THEEB is a visually stunning and spellbinding Jordanian adventure film set in the farthest reaches of the Ottoman Empire in 1916. The movie is set in a period known as the Arab Revolt, when Arab nationalists sought independence from the Ottoman Turks. The same year as “Lawrence of Arabia.”
During the first world war, a young boy in a Bedouin encampment (Jacir Eid) grows curious about the blond-haired, blue-eyed Englishman (Jack Fox, with decidedly evokes Lawrence-like mien) who’s appeared from nowhere with a (what he believes) is a trunkful of gold.
“Theeb” is the directorial debut of Naji Abu Nowar, a British-born Oxford-educated filmmaker who grew up in Jordan. The film is an Aabic-version throwback to the westerns in the tradition of Sergio Leone. THEEB was Jordan’s entry in the foreign language category of the 2015 Academy Awards.
Events in history are seen through the eyes of a Bedouin child named Theeb (Jacir Eid), who has had no contact with the world outside his desert community. The young hero, played by Jacir Eid, got his name from his father, now deceased. It means “wolf” in Arabic. Coming from a family of pilgrim guides that roam the deserts on camels. Theeb, whose father has recently died, is the youngest of three sons in this family of guides. During these years, traditional Bedouin culture is being rapidly disrupted by the new railway a railway (nicknamed the Iron Donkey Trail) connecting Damascus and Medina. This would soon eliminate the need for Bedouin pilgrim guides.
The story begins in Theeb’s traditional Bedouin desert community, where, in the middle of the night, a blond British Army officer, Edward (Jack Fox), and his Arab sidekick, Marji (Marji Audeh), appear out of nowhere, seeking a well near the Ottoman train tracks. Edward has a wooden box rumored to contain gold.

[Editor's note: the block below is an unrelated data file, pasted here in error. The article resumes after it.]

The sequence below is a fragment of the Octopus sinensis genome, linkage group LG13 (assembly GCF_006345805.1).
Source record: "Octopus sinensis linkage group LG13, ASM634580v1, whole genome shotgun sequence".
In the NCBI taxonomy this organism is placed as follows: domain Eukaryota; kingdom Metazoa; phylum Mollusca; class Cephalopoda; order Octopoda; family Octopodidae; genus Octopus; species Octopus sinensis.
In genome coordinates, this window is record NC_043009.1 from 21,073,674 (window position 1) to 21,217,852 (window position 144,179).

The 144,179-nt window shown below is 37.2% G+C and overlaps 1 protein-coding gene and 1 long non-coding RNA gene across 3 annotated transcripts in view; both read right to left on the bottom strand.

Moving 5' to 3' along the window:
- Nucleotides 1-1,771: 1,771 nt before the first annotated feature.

Hussein (Hussein Salameh), the second-oldest of the three recently orphaned brothers, agrees to lead the party. Theeb, instructed to stay behind is already recieving training in use of guns and how to wield a knife. He is a natural warrior who has an avid fascination with weaponry.
Theeb, whose name means wolf, disobeys his brother and follows the men to the well, which they discover to be contaminated from slaughtered bodies thrown into it. Minutes later, they are ambushed in a canyon by a band of outlaws, and Edward and his companion are killed. Hussein and Theeb abandon their camel and flee to higher ground, but the next day, Hussein is shot before Theeb’s eyes, leaving the younger boy unarmed and alone, to brave the elements and the Arabic equivalent of the Wild West.
More than style, though, it’s the substance of “Theeb” that’s memorable. The story of a Bedouin Boy’s Brutal Coming-of-Age whose nomadic way of life is threatened by war raging across the Ottoman Empire. THEEB, as a Bedouin-western film features the wide-open spaces of Jordan, the locations are as awe-inspiring in their breadth and aridity as the vistas. The film’s acute sense of this unforgiving environment is underscored by a soundtrack in which gunfire and voices ricochet eerily through the spiky canyons and arid mountain passes. Theeb is continually brushing off bugs.
He learns about guns, dangerous strangers and the need to make strategic alliances with one’s enemies. Every Bedouin character, huddling round campfire games and slaughtering sheep, is played by a real-life tribesman. However the film isn’t political or anti-colonial in a conventional sense, but it plays out at a time when, as the boy is told (by a particularly dangerous stranger who is also a pilgrim guide), the railroad and what it brings is destroying Bedouin culture to the point of brother killing brother. Theeb himself is a pilgrim, searching for brotherhood in a bewildering world of sand lashed by relentless winds.